Nathan says his location keeps him close to the kinds of horse owners that buy his hay and need boarding services, but moving farm equipment and hay around Nashville can be a challenge. “You gotta learn where you can go through places in rush hour,” he says, but recent equipment purchases have helped make things easier. “Logistics-wise, those tight bales will stack well on a trailer. You don’t have to worry about losing bales off the trailer, going down the road.”

He says his Massey Ferguson 4710, recently purchased and the latest in a long line of Massey Ferguson tractor purchases for the farm, has even helped with the times when he can’t trailer the tractor and has to move it down the road. “I can get down the road at about 25 mph and it’s like being in a car,” he says.

The location of Hidden Acres Farm, in the heart of Nashville, also made it near ground zero for two infamous weather events: the generational flood of 2010 that notoriously flooded downtown and along the Cumberland River to the revered Grand Ole Opry and Opryland property, and the March 2020 tornado that blew out windows in downtown skyscrapers and appeared to level the horse barn at the farm. “But we have block stalls,” says Nathan. “Always have block stalls.” In spite of the roof being completely destroyed, not a single animal was lost in the tornado. Nathan recalls hundreds of volunteers showing up for both events, but chuckles a bit when remembering the flood cleanup, difficult as it was. “Floods and farms don’t mix,” he says, telling stories of snake tracks left in the mud as the flood waters quickly receded.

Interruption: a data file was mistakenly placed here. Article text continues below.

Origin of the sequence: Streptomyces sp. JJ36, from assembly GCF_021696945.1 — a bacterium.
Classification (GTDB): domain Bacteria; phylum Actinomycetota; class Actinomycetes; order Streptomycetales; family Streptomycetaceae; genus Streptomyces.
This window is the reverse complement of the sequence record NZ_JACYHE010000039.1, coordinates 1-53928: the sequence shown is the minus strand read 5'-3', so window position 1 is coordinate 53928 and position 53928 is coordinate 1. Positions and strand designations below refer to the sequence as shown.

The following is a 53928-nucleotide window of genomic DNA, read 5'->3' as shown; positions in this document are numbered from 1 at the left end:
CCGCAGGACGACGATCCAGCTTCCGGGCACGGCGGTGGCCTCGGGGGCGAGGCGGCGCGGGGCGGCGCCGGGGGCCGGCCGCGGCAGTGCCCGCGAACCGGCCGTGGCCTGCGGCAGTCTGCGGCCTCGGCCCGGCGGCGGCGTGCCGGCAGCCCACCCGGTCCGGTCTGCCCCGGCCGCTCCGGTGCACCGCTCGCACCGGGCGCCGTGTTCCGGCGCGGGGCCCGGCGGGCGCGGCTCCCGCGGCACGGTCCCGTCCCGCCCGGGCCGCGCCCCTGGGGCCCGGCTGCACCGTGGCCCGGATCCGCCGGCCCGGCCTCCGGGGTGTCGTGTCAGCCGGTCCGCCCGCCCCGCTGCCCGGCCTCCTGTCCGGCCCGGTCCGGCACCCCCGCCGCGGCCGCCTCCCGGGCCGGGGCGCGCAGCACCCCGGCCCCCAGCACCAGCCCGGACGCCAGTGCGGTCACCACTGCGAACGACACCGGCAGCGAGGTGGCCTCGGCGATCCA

“But this is home,” he says of the farm, and Nashville. “I hope to be here the rest of my days. I hope my son wants to continue what we do here for the rest of his.” On cue, Marshall says he wants to be a World Grand Champion like his father.